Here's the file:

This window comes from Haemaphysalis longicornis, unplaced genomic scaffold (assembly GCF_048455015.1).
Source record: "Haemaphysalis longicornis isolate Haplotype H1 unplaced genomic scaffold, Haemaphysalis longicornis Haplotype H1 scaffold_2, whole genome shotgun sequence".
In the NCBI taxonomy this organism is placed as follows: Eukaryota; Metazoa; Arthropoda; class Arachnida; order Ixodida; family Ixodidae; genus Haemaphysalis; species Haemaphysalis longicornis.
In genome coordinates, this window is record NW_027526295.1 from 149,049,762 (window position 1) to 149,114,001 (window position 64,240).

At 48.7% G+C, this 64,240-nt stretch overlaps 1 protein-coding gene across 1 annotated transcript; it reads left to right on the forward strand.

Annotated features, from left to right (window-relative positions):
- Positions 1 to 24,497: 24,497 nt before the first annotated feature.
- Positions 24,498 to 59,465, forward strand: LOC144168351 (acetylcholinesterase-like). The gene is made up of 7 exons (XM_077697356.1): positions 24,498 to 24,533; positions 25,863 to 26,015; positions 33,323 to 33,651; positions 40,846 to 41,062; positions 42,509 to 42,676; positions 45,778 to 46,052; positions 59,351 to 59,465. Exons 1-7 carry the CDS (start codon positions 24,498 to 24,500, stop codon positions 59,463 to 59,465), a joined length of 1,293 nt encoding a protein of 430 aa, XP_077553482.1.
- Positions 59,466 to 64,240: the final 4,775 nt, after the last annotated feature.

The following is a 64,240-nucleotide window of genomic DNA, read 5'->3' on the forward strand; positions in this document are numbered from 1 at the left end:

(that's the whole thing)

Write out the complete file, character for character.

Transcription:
This window comes from Haemaphysalis longicornis, unplaced genomic scaffold (assembly GCF_048455015.1).
Source record: "Haemaphysalis longicornis isolate Haplotype H1 unplaced genomic scaffold, Haemaphysalis longicornis Haplotype H1 scaffold_2, whole genome shotgun sequence".
In the NCBI taxonomy this organism is placed as follows: Eukaryota; Metazoa; Arthropoda; class Arachnida; order Ixodida; family Ixodidae; genus Haemaphysalis; species Haemaphysalis longicornis.
In genome coordinates, this window is record NW_027526295.1 from 149,049,762 (window position 1) to 149,114,001 (window position 64,240).

At 48.7% G+C, this 64,240-nt stretch overlaps 1 protein-coding gene across 1 annotated transcript; it reads left to right on the forward strand.

Annotated features, from left to right (window-relative positions):
- Positions 1 to 24,497: 24,497 nt before the first annotated feature.
- Positions 24,498 to 59,465, forward strand: LOC144168351 (acetylcholinesterase-like). The gene is made up of 7 exons (XM_077697356.1): positions 24,498 to 24,533; positions 25,863 to 26,015; positions 33,323 to 33,651; positions 40,846 to 41,062; positions 42,509 to 42,676; positions 45,778 to 46,052; positions 59,351 to 59,465. Exons 1-7 carry the CDS (start codon positions 24,498 to 24,500, stop codon positions 59,463 to 59,465), a joined length of 1,293 nt encoding a protein of 430 aa, XP_077553482.1.
- Positions 59,466 to 64,240: the final 4,775 nt, after the last annotated feature.

The following is a 64,240-nucleotide window of genomic DNA, read 5'->3' on the forward strand; positions in this document are numbered from 1 at the left end: